Discrimination Attorney in Temecula, California
Discrimination is the prejudicial or unjust treatment of different categories of people, especially on the grounds of race, age, or sex. Sadly, that definition fails to capture the pain, isolation, rejection, and stress created by discrimination in the workplace.
Despite workplace discrimination having been outlawed in 1964 with the passing of Title VII of the Civil Rights Act, nearly half a million workplace discrimination suits were filed between 2016-2021. If you've suffered or been accused of workplace discrimination in Temecula County, San Diego County, Riverside County, Orange County, or Los Angeles County, working with a skilled employment law attorney can help you get a clearer picture of your circumstance.
Types of Discrimination
Workplace discrimination is a multi-faceted issue that can impact anyone. That's why it's crucial that businesses have well-defined harassment policies that are designed to intervene and solve emerging issues before they develop into full-blown discrimination or harassment.
There are various types of discrimination to be aware of in the workplace. Some of the most common types of discrimination that lead to workplace discrimination with the EEOC include:
Gender Identity Discrimination
Sexual Orientation Discrimination
National Origin Discrimination
Genetic Information Discrimination.
Workplace harassment leading to a hostile work environment based on these protected classes is also against both state and federal anti-discrimination laws.
It's always problematic when managers, coworkers, or other team members ostracize, isolate, or antagonize another employee. But these behaviors cross the line into creating a hostile work environment when regularly enduring the offensive conduct becomes a condition of continued employment for the victim.
That means frequent cases of the following:
Making offensive or derogatory jokes;
Using racial, religious, or ethnic slurs;
Displaying offensive or discriminatory graffiti, photos, or symbols;
Or pressuring individuals into personal relationships or sexual favors are all potential grounds for a workplace discrimination or harassment suit with the EEOC.
It's important to note that not all workplace conflicts rise to the level of prohibited harassment, even if they involve protected classes. Isolated incidents, offhand comments, and light teasing typically won't qualify as workplace harassment.
Except for in serious circumstances (like an assault), discriminatory behavior must be both severe and pervasive to create a hostile work environment and qualify for EEOC intervention.
State and federal civil rights laws prohibit certain actions or behaviors without exception.
It's vital that businesses develop an in-depth understanding of workplace discrimination laws to ensure that they maintain a fair and equitable workplace and minimize liability for discrimination suits.
Discrimination in Hiring
Discriminating against candidates during the hiring process due to their membership in a protected class is strictly prohibited. This means that employers cannot unfairly judge or unreasonably eliminate candidates from consideration due to their sex, race, religion, gender identity, or any other protected class.
Organizations should review every facet of their hiring process to ensure there is nothing that implicitly or explicitly encourages or discourages candidates from applying based on their immutable or protected traits.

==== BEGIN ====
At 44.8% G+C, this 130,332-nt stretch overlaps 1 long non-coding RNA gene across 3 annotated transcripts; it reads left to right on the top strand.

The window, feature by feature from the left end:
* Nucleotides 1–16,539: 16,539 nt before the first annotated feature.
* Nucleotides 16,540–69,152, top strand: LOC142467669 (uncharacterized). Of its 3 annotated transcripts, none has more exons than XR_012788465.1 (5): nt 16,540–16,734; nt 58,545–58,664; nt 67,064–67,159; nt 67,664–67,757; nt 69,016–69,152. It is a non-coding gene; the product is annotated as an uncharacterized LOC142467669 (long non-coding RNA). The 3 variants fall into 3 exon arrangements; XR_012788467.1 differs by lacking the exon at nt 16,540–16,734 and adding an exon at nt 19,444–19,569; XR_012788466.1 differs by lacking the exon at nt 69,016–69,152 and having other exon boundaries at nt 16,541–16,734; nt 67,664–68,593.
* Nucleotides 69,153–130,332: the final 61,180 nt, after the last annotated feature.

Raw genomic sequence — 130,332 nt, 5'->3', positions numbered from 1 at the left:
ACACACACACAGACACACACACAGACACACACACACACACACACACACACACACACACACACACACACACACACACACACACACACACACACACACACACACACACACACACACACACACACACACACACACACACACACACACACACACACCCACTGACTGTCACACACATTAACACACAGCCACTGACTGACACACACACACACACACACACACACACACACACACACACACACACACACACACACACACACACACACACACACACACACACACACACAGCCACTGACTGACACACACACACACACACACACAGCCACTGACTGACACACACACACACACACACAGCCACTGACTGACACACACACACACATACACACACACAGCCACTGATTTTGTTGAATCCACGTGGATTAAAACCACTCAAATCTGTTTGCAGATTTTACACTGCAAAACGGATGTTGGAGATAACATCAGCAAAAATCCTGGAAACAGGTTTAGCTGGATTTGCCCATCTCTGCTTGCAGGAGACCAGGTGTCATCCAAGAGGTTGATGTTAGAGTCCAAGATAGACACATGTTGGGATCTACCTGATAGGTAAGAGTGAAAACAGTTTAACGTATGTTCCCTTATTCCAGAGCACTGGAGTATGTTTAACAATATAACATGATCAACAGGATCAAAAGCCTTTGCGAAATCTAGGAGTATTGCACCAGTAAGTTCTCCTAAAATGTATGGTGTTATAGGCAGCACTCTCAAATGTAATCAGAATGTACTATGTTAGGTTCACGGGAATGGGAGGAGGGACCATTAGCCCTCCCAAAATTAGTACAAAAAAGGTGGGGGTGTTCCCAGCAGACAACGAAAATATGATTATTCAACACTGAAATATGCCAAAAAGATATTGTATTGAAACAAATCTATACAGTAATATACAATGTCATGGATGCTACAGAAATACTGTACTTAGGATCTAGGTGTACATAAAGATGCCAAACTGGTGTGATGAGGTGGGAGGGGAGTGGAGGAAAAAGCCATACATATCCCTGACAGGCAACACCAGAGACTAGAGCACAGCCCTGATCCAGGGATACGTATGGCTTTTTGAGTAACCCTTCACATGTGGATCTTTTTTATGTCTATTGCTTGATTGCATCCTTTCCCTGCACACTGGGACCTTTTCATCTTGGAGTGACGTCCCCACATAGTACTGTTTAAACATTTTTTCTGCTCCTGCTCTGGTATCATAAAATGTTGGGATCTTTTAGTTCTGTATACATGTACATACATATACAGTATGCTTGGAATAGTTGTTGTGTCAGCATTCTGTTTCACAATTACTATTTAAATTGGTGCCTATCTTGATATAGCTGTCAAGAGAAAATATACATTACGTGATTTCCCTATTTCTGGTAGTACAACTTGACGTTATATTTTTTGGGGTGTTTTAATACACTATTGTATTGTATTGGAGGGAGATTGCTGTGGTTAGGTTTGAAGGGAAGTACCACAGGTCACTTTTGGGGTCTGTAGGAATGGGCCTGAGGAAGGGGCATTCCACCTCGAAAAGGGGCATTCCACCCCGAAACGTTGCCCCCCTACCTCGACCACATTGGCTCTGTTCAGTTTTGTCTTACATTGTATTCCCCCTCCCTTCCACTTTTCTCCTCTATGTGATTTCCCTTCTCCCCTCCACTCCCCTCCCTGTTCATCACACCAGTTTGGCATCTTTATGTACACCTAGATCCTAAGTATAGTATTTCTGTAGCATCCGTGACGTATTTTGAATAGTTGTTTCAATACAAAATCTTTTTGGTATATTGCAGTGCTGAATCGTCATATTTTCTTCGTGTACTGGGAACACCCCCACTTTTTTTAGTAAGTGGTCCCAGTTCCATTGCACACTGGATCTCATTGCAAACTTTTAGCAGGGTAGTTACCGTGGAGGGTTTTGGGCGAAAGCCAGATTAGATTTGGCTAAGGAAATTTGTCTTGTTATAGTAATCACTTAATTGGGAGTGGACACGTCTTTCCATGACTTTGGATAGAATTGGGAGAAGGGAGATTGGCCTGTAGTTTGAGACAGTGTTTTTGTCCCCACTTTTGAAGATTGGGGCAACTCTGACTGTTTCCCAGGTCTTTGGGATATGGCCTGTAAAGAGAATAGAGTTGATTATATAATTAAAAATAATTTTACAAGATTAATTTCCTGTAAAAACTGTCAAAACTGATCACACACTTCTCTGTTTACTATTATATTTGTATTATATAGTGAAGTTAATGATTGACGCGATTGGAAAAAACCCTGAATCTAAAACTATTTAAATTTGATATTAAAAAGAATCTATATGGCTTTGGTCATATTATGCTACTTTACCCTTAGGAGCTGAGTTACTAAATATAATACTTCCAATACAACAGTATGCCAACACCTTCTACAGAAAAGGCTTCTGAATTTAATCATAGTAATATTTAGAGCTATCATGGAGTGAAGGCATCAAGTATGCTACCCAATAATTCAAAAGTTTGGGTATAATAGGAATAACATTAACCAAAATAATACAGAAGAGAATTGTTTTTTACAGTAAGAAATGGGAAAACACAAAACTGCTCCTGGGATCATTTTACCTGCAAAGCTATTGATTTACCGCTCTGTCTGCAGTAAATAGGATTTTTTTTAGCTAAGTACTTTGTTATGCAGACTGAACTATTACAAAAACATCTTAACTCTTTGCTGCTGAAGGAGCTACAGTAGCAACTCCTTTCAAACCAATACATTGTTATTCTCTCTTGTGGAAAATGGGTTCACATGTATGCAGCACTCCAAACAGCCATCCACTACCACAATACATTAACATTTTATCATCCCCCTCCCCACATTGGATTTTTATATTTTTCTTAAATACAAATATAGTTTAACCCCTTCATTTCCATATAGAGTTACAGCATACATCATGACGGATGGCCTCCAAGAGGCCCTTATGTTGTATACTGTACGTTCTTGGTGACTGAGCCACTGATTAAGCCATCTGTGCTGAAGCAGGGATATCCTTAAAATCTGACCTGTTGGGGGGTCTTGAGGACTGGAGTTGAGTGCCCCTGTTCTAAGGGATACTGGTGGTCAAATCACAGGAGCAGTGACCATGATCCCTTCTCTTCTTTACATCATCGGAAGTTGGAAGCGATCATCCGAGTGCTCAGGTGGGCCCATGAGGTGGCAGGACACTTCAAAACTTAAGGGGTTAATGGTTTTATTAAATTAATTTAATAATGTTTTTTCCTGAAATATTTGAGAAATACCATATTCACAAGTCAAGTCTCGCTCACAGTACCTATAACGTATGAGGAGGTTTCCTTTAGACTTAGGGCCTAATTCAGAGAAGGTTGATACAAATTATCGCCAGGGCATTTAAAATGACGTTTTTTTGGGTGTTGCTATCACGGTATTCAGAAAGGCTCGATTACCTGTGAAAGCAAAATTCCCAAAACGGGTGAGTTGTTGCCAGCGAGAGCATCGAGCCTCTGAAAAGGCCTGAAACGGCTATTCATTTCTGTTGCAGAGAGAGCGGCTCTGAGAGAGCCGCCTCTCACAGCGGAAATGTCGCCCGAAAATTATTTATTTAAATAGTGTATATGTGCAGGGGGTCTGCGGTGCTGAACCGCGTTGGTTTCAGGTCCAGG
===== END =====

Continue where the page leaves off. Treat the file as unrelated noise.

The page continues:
Terms and Conditions of Employment Pay, Promotions, and Assignments
Demotions, reassignments, terminations, and other adverse employment decisions rooted in discriminatory behavior or a pattern of harassment can also open a company up to a discrimination suit.
A pattern of unfavorable assignments to older employees, pay disparities between men and women in the same role, and unfair promotions based on race or religion are all examples of discriminatory terms and conditions of employment that can land companies in hot water.
Wrongful termination can land companies in hot water on their own. But the potential consequences of a wrongful termination accusation, when paired with a discrimination suit, can be even more severe.
Wrongful termination encompasses all terminations that are unrelated to work performance or behaviors. This means companies that terminate employees due to their:
Race or ethnicity;
Religion or belief system;
Pregnancy or marital status;
Gender identity or sexuality; or
Any other protected class is violating state and federal civil rights laws.
The Civil Rights Act of 1964 also made it illegal for employers to demote, reassign, terminate, or otherwise employees that speak out regarding workplace discrimination, pursue a workplace discrimination claim or participate in a workplace discrimination suit investigation.
Disparate Impact vs. Disparate Treatment
Disparate impact and disparate treatment are both categories of discriminatory practices. Understanding the differences between them can help you protect your rights and your workplace.
Disparate Impact: Unintentional discrimination. Disparate impact is the result of policies, rules, and organizational systems that unfairly and disproportionately impact a particular group, even while appearing neutral.
Disparate Treatment: Intentional discrimination. Disparate treatment occurs when individuals at your organization proactively create systems, policies, or behaviors that unfairly target protected groups.
Discrimination Attorney Serving Temecula, California
If you've experienced or been accused of workplace discrimination in Temecula County, San Diego County, Riverside County, Orange County, or Los Angeles County in California, reach out to the Law Offices of Charles P. Boylston without delay. Our experienced employment attorneys are prepared to review your case, advocate for your rights, and guide you through every step of your discrimination case.